Concern expressed over alleged abuse by gardaí
AN OFFICIAL report has expressed concern about a serious allegation of mistreatment by gardaí during the return of a young person to the State’s only detention centre for children.
Staff and inspectors from the Health Information and Quality Authority were concerned about the seriousness of the allegations made by a vulnerable young person, according to the authority’s report.
At the time, authority inspectors visited the detention centre at Oberstown in north Dublin, there was no outcome from the Garda ombudsman despite repeated efforts by staff to secure one. “Inspectors felt that despite this young person being in the care of the HSE, there was little external advocacy and intervention on their behalf.”
The report found that none of the practices it examined at the centre fully met the required standard. The campus includes Oberstown boys’ and girls’ and Trinity House schools for young offenders.
It found the young people interviewed had little or no faith in the complaints system and most complaints were not upheld.
The inspectors were critical of the frequency with which young people were separated following incidents. The longest separation was for 35 hours, but another involved a young person being separated for 10 hours a day for seven days.
The report criticises conditions in the “protection” rooms in which young people in Trinity House were separated. Conditions were “extremely poor” and “reminiscent of a cell”.
“Inspectors are of the opinion that this bleak environment is not suitable for children. These rooms were locked by a heavy metal door and had no furniture, seating or windows.”
All of the young people were unhappy at not being allowed to smoke and felt that if their parents permitted it, they should be allowed to do so as it helped them manage their stress.
As a result, cigarettes became a trigger for incidents when some young people smuggled them into the school.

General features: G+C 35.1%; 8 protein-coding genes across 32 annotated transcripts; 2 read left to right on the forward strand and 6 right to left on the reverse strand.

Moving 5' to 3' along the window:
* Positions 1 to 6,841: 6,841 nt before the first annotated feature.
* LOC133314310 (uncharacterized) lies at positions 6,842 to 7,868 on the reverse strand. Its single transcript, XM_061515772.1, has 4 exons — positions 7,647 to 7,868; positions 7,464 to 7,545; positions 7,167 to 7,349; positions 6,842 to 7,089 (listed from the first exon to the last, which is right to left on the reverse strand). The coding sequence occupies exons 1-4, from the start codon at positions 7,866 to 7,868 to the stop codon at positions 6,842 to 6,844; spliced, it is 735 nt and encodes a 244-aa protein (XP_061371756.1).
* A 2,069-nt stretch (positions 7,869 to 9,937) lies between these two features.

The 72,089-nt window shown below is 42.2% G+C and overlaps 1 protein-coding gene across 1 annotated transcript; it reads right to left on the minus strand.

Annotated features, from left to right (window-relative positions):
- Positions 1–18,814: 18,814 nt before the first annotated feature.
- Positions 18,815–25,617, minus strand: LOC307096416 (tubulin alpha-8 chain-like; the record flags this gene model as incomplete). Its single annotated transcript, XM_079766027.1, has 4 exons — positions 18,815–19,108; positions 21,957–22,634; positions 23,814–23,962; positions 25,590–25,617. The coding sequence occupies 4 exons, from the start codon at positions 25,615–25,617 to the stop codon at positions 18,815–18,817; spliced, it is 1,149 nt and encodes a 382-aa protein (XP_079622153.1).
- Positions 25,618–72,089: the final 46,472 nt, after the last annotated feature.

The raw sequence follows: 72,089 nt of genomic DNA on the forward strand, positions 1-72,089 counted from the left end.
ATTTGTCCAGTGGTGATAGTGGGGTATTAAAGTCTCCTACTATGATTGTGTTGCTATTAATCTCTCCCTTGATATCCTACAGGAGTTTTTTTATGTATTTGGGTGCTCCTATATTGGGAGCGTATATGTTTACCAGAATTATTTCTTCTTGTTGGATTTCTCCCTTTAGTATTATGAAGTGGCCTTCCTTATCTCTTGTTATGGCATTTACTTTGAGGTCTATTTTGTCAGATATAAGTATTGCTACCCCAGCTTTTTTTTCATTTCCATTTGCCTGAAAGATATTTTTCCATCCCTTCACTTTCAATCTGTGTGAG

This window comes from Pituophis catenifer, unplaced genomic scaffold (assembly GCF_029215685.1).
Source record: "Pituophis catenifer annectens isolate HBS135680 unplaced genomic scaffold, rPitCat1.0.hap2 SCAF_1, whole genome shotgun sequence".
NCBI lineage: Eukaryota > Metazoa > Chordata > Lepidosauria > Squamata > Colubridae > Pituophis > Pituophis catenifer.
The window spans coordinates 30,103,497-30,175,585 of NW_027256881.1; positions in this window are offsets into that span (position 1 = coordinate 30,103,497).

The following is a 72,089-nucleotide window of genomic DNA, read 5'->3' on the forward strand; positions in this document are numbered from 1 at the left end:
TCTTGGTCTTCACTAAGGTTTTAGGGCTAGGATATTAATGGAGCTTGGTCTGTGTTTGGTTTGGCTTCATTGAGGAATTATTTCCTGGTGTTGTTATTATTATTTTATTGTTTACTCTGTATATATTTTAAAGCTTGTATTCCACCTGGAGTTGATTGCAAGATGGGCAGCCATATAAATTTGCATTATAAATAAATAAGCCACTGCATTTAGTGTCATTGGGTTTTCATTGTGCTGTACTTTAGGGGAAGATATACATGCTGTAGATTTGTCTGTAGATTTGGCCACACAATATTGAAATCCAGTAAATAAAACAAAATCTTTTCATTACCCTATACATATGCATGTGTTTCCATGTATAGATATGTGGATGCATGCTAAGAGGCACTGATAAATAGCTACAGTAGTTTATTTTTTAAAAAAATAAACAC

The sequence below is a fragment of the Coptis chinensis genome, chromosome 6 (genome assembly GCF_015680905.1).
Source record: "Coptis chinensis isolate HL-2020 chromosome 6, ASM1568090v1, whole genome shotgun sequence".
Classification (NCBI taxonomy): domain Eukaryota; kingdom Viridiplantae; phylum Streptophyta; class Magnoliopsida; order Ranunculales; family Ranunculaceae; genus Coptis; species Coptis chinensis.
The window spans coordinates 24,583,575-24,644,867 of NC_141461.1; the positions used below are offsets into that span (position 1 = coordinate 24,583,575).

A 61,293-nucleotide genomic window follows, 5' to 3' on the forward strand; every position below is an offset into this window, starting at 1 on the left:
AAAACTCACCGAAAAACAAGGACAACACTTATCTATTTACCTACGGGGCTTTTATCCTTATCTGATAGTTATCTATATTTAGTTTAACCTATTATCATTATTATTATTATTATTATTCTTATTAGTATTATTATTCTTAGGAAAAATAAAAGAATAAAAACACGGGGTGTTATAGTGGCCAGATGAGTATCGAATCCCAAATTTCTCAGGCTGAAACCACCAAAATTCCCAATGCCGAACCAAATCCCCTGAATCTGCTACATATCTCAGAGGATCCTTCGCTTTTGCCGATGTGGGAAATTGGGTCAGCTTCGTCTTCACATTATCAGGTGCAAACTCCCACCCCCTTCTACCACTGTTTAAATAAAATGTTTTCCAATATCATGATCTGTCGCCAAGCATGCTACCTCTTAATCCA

Two young people made a formal complaint about the “inequity” of staff being able to smoke while they were not allowed to. They said that they could smell cigarette smoke from some staff.
The deputy director investigated the complaint and found it to be valid. He told inspectors the matter was being looked at.
Another issue of contention was food. The inspectors found that the food served in the schools was attractive, nutritious and of a high standard. However, the young people told them there were unhappy with the type and choice on offer, describing it as “too fancy” and “not what I eat at home”.
Their preference was for traditional meals such as meat, vegetables and potatoes and fast food. They didn’t like stir fries or Thai curries when they were served.
Catering staff, aware of the young people’s preferences, provided traditional food but this wasn’t to staff tastes and the menu was changed.
The report said young people’s preferences should be the primary consideration in menu planning and recommended the menu be changed accordingly.
Among the activities for young people detailed in the report are golf, football, tennis, astronomy, running, gardening, care of livestock and gym.
Some of these have been curtailed to due a lack of staff.